Using DuckDB-WASM for in-browser Data Engineering

Using DuckDB-WASM for in-browser Data Engineering

Rapid prototyping SQL Queries & Data Visualizations


DuckDB, the in-process DBMS specialized in OLAP workloads, had a very rapid growth during the last year, both in functionality, but also popularity amongst its users, but also with developers that contribute many projects to the Open Source DuckDB ecosystem.

DuckDB cannot "only" be run on a variety of Operating Systems and Architectures, there's also a DuckDB-WASM version, that allows running DuckDB in a browser. This opens up some very interesting use cases, and is also gaining a lot of traction in the last 12 months.

Use Case: Building a SQL Workbench with DuckDB-WASM

One of the first things that came to my mind once I learned about the existence of DuckDB-WASM was that it could be used to create an online SQL Workbench, where people could interactively run queries, show their results, but also visualize them. DuckDB-WASM sits at its core, providing the storage layer, query engine and many things more...

You can find the project at

It's built with the following core technologies / frameworks:

It's hosted as a static website export / single page application on AWS using

If you're interested in the hosting setup, you can have a look at which can deploy such static websites on AWS via IaC with minimum effort.

Using the SQL Workbench

There are many possibilities how you can use the SQL Workbench, some are described below


When you open for the first time, you can see that the workbench is divided in three different areas:

  • On the left, there's the "Local Tables" area, that will display the created tables of you ran queries such as CREATE TABLE names (name VARCHAR), or used the drag-and-drop area on the lower left corner to drop any CSV, Parquet or Arrow file on it (details see below).

  • The upper main editor area is the SQL editor, where you can type your SQL queries. You're already presented with some example queries for different types of data once the page is loaded.

  • The lower main result area where the results of the ran queries will be shown, or alternatively, the visualizations of these results.

You can adjust the respective heights of the main areas by dragging the lever in the middle.

Running SQL queries

To run your first query, select the first line of SQL, either with your keyboard or with your mouse, and press the key combination CMD + Enter of you're on a Mac, or Ctrl + Enter if you're on a Windows or Linux machine.

The result of the query that was executed can then be found in the lower main area as a table:

Queries will only be executed if one or more queries are selected. If multiple queries shall be executed, make sure you use a semicolon at the end of each query. Otherwise an error will be displayed.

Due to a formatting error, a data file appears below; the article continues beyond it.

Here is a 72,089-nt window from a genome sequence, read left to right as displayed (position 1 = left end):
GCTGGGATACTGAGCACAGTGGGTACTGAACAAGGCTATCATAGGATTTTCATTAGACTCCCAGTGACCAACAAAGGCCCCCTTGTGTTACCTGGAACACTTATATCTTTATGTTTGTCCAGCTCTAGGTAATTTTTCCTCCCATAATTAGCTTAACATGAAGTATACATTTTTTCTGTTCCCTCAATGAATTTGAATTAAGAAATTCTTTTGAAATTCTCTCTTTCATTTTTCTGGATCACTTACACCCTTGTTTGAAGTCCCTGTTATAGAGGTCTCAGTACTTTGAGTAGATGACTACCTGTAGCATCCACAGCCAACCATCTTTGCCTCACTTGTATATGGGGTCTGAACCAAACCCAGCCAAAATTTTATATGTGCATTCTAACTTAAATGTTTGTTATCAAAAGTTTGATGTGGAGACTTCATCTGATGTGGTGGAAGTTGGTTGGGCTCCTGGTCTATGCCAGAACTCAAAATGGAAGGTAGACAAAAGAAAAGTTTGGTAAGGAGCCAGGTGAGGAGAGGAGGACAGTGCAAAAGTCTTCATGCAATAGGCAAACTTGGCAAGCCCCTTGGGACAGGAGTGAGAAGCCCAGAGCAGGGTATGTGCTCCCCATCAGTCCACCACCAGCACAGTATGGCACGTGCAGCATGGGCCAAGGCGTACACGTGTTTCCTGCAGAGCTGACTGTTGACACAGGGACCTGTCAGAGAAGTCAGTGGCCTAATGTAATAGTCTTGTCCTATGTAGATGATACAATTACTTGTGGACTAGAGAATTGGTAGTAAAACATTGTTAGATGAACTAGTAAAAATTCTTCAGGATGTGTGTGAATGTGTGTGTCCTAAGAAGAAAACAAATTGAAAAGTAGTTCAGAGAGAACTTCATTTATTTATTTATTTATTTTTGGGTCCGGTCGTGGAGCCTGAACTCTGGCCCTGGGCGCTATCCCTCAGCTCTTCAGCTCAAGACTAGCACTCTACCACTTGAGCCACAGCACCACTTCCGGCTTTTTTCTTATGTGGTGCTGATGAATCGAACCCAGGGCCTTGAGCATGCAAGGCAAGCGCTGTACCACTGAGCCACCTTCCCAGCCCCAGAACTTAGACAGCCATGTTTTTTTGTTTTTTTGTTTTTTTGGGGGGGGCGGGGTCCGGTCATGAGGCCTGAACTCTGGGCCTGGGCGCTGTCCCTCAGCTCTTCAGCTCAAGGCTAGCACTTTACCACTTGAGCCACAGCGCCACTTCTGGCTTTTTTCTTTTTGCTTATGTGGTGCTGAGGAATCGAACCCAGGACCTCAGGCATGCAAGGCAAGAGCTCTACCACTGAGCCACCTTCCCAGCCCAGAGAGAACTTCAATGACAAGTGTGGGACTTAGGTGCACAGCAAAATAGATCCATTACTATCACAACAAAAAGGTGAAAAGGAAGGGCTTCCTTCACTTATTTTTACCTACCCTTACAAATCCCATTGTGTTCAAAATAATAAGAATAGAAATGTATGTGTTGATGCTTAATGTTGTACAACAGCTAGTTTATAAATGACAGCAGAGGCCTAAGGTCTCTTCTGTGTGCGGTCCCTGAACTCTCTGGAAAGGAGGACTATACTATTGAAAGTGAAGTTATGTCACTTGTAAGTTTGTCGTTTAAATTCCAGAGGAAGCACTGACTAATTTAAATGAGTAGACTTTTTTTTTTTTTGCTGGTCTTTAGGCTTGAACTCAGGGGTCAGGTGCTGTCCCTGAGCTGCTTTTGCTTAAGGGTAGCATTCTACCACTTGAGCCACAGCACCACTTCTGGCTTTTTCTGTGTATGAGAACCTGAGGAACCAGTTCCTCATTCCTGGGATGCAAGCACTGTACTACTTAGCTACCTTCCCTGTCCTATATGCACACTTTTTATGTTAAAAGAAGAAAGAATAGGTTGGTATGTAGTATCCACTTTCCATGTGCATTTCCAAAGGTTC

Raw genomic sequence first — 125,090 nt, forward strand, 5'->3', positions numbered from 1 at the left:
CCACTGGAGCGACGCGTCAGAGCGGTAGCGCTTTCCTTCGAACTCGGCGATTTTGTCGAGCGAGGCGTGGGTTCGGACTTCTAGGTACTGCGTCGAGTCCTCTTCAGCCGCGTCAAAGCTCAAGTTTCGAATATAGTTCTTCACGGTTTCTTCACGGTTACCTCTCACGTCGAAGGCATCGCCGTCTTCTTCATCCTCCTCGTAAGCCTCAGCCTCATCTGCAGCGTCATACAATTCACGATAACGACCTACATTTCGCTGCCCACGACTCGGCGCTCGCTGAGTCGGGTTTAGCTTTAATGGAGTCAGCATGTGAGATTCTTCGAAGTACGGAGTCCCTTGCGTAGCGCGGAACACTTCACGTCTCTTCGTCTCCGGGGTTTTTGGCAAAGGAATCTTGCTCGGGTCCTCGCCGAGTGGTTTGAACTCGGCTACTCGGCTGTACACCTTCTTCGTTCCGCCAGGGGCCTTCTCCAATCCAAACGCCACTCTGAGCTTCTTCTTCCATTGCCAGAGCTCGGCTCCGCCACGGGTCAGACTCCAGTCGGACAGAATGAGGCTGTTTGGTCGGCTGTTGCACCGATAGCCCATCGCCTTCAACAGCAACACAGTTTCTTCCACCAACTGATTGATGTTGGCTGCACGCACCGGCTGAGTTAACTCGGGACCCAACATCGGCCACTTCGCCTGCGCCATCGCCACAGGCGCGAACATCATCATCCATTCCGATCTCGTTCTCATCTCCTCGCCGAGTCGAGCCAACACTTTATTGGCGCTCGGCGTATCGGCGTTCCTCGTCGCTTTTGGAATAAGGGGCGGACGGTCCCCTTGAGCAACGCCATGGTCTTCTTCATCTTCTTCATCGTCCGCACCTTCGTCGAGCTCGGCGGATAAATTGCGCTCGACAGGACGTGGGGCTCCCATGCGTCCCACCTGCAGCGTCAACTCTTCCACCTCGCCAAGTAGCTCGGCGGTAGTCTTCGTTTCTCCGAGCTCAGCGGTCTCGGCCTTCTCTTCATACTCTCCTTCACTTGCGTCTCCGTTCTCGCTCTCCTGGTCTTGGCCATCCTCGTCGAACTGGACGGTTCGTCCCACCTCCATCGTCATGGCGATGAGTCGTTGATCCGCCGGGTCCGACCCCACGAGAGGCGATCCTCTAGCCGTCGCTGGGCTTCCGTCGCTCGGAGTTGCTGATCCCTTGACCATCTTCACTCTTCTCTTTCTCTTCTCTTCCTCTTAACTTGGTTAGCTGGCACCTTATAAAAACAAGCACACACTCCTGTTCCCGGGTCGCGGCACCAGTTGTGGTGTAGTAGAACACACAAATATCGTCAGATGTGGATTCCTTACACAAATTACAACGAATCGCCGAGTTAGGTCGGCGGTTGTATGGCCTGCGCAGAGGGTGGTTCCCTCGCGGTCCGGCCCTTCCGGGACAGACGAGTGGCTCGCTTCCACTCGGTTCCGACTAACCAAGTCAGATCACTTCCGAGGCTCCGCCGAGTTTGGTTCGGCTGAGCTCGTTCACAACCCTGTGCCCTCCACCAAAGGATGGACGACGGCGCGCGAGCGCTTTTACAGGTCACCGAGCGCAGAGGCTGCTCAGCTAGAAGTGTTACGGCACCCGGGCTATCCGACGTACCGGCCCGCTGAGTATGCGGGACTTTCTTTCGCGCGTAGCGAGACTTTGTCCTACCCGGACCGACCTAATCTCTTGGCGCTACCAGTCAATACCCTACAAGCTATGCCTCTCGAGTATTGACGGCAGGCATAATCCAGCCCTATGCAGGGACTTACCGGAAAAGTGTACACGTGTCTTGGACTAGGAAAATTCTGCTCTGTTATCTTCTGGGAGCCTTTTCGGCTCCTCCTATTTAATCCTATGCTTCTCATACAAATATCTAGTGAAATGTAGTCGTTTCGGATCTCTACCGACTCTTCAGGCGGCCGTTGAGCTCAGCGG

Running multiple queries

You can also run multiple queries sequentially, e.g. to create a table, insert some records, and display the results:

CREATE TABLE first_names (name VARCHAR, birth_cnt integer);

INSERT INTO first_names (name, birth_cnt) VALUES ('Liam', 20456);
INSERT INTO first_names (name, birth_cnt) VALUES ('Noah', 18621);
INSERT INTO first_names (name, birth_cnt) VALUES ('Oliver', 15076);
INSERT INTO first_names (name, birth_cnt) VALUES ('James', 12028);
INSERT INTO first_names (name, birth_cnt) VALUES ('Elijah', 11979);
INSERT INTO first_names (name, birth_cnt) VALUES ('William', 11282);
INSERT INTO first_names (name, birth_cnt) VALUES ('Henry', 11221);
INSERT INTO first_names (name, birth_cnt) VALUES ('Lucas', 10909);
INSERT INTO first_names (name, birth_cnt) VALUES ('Benjamin', 10842);
INSERT INTO first_names (name, birth_cnt) VALUES ('Theodore', 10754);

SELECT * FROM first_names;

When you copy & paste the above SQLs, select them and run them, the result looks like this:

You can see on the left-hand side the newly created table first_names, that can be reused for other queries without having to reload the data again.

Only the result of the last-run query will be displayed in the lower main result area!

If you want to open a new SQL Workbench and directly run the above query, please click on the image below:

The data is persisted until you reload the overall SQL Workbench page.

Querying data you have on your machine

To try this, you can for example download a list of AWS Services as a CSV from

This file has four columns, service_id, name, prefix and reference_url. Once you downloaded the file, you can simply drag-and-drop from the folder you downloaded it to to the area in the lower left corner of the SQL Workbench:

A table called aws_services.csv has now been automatically created, which you can query via SQLs, for example:

SELECT name, prefix from 'aws_services.csv';

If you want to open a new SQL Workbench and directly run the above query, please click on the image below: